Michael Dykes, CEO of the International Dairy Foods Association, told Congress that the issues contained in the proposed Dairy Pride bill were “probably best resolved in the marketplace” at the House Agriculture Committee hearing Wednesday. The bill would make it illegal for plant-based milks and other dairy products to use the words milk, yogurt, or cheese on their packaging.
Dykes spoke in response to questions from Representative Doug LaMalfa, who said he was “mystified” by the bill. While dairy manufacturers allege that the bill is intended to reduce confusion for consumers, current labeling procedures make it ”pretty obvious” what customers are buying.
During the hearing, LaMalfa asked Dykes for confirmation that current labeling procedures were misleading for consumers, but Dykes replied that the issue was more related to the beverage case being a very “competitive” sector of the grocery store.
“It’s a consumer choice,” said LaMalfa.
“We thank Rep. Doug LaMalfa for his leadership at the hearing today,” Michele Simon, executive director of the Plant Based Foods Association, said in a statement. “We are thrilled to learn that the CEO of the association representing a majority of the dairy industry agrees that this matter is best resolved in the marketplace. We look forward to the rest of the dairy industry coming to the same logical conclusion.”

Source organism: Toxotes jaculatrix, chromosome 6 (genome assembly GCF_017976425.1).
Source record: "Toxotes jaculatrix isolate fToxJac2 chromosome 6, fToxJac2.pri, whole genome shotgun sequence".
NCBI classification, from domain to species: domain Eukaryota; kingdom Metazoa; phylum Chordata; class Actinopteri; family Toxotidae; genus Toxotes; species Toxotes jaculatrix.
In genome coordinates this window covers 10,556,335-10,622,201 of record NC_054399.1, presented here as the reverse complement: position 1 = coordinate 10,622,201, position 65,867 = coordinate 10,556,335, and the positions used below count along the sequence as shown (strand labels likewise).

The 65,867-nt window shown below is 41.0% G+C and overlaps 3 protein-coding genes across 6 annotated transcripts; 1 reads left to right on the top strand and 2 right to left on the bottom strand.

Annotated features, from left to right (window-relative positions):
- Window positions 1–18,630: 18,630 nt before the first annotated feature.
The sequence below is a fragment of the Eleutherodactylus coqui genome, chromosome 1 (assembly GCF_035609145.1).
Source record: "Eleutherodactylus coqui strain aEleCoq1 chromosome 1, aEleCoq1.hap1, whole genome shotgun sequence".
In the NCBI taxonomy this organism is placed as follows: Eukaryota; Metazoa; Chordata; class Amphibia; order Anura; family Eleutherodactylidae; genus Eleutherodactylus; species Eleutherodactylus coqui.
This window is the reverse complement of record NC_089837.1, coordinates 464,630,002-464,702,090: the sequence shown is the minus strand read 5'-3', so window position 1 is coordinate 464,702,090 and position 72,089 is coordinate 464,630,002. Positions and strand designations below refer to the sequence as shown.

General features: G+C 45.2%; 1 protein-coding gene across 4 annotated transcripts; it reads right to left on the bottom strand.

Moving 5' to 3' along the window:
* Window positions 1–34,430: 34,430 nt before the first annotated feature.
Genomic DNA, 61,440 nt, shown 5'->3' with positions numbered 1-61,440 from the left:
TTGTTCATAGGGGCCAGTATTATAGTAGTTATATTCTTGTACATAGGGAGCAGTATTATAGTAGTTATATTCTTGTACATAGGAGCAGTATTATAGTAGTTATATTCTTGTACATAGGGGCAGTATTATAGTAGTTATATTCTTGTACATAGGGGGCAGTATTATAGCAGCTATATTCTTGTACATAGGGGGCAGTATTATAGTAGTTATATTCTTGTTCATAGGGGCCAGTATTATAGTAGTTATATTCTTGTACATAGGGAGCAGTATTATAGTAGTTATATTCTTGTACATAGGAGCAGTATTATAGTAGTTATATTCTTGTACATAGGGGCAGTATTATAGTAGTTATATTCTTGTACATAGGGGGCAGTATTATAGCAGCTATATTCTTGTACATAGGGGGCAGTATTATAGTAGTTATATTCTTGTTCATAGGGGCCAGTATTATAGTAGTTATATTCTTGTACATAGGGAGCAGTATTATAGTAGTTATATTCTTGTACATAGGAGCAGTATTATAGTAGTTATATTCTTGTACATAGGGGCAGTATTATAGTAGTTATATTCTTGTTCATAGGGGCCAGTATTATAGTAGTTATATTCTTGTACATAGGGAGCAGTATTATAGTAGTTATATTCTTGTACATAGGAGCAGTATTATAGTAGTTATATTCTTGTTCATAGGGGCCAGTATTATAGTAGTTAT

The dairy milk sector, however, continues to demand that the FDA enforce federal standards of identity for milk. After the Committee hearing, the National Milk Producers Federation CEO Jim Mulhern told FoodNavigator-USA that there was “support from some quarters in the agency for our point of view.”
He also noted that the motivation behind the introduction of the Dairy Pride Act for the 2018 Farm Bill was directly linked to the fact that since “FDA is not willing to act, we will do everything we can to have Congress direct them to act.”
Mulhern also notes that for his Federation, the motivation behind the introduction of the bill has less to do with reducing competition and more with “product integrity.”
“These products are nutritionally inferior to the products they are trying to emulate,” he says. “We’re producing nature’s most perfect food, and we want to reclaim it.”
The plant-based milk sector is on the rise in the United States, with 54 percent growth over the last five years. The sector generated $1.4 billion last year alone. Dairy milk sales, meanwhile, dropped 11 percent over the course of last year.
From 2010 to 2015, sales of almond milk alone – currently the most popular item in the plant-based milk sector, representing over two-thirds of the American market – grew 250 percent to $894.6 million, according to the Nielsen Company.